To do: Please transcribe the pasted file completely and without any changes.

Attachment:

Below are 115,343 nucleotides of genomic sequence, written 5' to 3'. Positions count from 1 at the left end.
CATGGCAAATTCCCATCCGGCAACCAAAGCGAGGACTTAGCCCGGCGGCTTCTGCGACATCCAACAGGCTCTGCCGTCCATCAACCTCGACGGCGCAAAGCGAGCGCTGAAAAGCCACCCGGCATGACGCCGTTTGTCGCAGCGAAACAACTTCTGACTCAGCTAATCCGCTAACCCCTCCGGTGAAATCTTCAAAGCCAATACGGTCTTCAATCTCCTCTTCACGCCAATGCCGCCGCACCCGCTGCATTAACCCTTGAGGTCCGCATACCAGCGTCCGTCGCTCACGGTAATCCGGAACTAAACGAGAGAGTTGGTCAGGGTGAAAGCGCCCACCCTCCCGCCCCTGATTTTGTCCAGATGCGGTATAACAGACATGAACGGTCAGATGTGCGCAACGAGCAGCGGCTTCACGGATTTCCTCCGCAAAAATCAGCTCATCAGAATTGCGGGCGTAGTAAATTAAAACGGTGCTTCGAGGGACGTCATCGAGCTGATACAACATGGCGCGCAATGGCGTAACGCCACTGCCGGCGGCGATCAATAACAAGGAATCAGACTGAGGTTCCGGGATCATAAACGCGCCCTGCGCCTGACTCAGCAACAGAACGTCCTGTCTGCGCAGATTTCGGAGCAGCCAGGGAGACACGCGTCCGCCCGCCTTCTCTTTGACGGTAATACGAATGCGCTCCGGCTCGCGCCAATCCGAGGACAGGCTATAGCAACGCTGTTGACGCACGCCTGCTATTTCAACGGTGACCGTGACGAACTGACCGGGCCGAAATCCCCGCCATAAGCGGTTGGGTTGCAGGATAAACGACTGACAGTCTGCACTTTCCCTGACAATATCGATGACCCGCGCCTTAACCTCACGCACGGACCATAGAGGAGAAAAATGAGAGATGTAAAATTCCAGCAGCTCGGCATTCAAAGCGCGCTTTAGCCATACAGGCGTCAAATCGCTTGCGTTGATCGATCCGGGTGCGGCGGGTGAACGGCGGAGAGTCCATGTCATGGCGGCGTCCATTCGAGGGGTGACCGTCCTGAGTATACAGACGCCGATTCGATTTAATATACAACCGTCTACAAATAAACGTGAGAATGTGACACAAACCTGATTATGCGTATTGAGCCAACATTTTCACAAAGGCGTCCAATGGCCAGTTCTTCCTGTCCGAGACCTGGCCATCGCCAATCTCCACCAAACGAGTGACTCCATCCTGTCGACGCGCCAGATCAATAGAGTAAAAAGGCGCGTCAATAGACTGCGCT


Below are 115,343 nucleotides of genomic sequence, written 5' to 3'. Positions count from 1 at the left end.
CATGGCAAATTCCCATCCGGCAACCAAAGCGAGGACTTAGCCCGGCGGCTTCTGCGACATCCAACAGGCTCTGCCGTCCATCAACCTCGACGGCGCAAAGCGAGCGCTGAAAAGCCACCCGGCATGACGCCGTTTGTCGCAGCGAAACAACTTCTGACTCAGCTAATCCGCTAACCCCTCCGGTGAAATCTTCAAAGCCAATACGGTCTTCAATCTCCTCTTCACGCCAATGCCGCCGCACCCGCTGCATTAACCCTTGAGGTCCGCATACCAGCGTCCGTCGCTCACGGTAATCCGGAACTAAACGAGAGAGTTGGTCAGGGTGAAAGCGCCCACCCTCCCGCCCCTGATTTTGTCCAGATGCGGTATAACAGACATGAACGGTCAGATGTGCGCAACGAGCAGCGGCTTCACGGATTTCCTCCGCAAAAATCAGCTCATCAGAATTGCGGGCGTAGTAAATTAAAACGGTGCTTCGAGGGACGTCATCGAGCTGATACAACATGGCGCGCAATGGCGTAACGCCACTGCCGGCGGCGATCAATAACAAGGAATCAGACTGAGGTTCCGGGATCATAAACGCGCCCTGCGCCTGACTCAGCAACAGAACGTCCTGTCTGCGCAGATTTCGGAGCAGCCAGGGAGACACGCGTCCGCCCGCCTTCTCTTTGACGGTAATACGAATGCGCTCCGGCTCGCGCCAATCCGAGGACAGGCTATAGCAACGCTGTTGACGCACGCCTGCTATTTCAACGGTGACCGTGACGAACTGACCGGGCCGAAATCCCCGCCATAAGCGGTTGGGTTGCAGGATAAACGACTGACAGTCTGCACTTTCCCTGACAATATCGATGACCCGCGCCTTAACCTCACGCACGGACCATAGAGGAGAAAAATGAGAGATGTAAAATTCCAGCAGCTCGGCATTCAAAGCGCGCTTTAGCCATACAGGCGTCAAATCGCTTGCGTTGATCGATCCGGGTGCGGCGGGTGAACGGCGGAGAGTCCATGTCATGGCGGCGTCCATTCGAGGGGTGACCGTCCTGAGTATACAGACGCCGATTCGATTTAATATACAACCGTCTACAAATAAACGTGAGAATGTGACACAAACCTGATTATGCGTATTGAGCCAACATTTTCACAAAGGCGTCCAATGGCCAGTTCTTCCTGTCCGAGACCTGGCCATCGCCAATCTCCACCAAACGAGTGACTCCATCCTGTCGACGCGCCAGATCAATAGAGTAAAAAGGCGCGTCAATAGACTGCGCT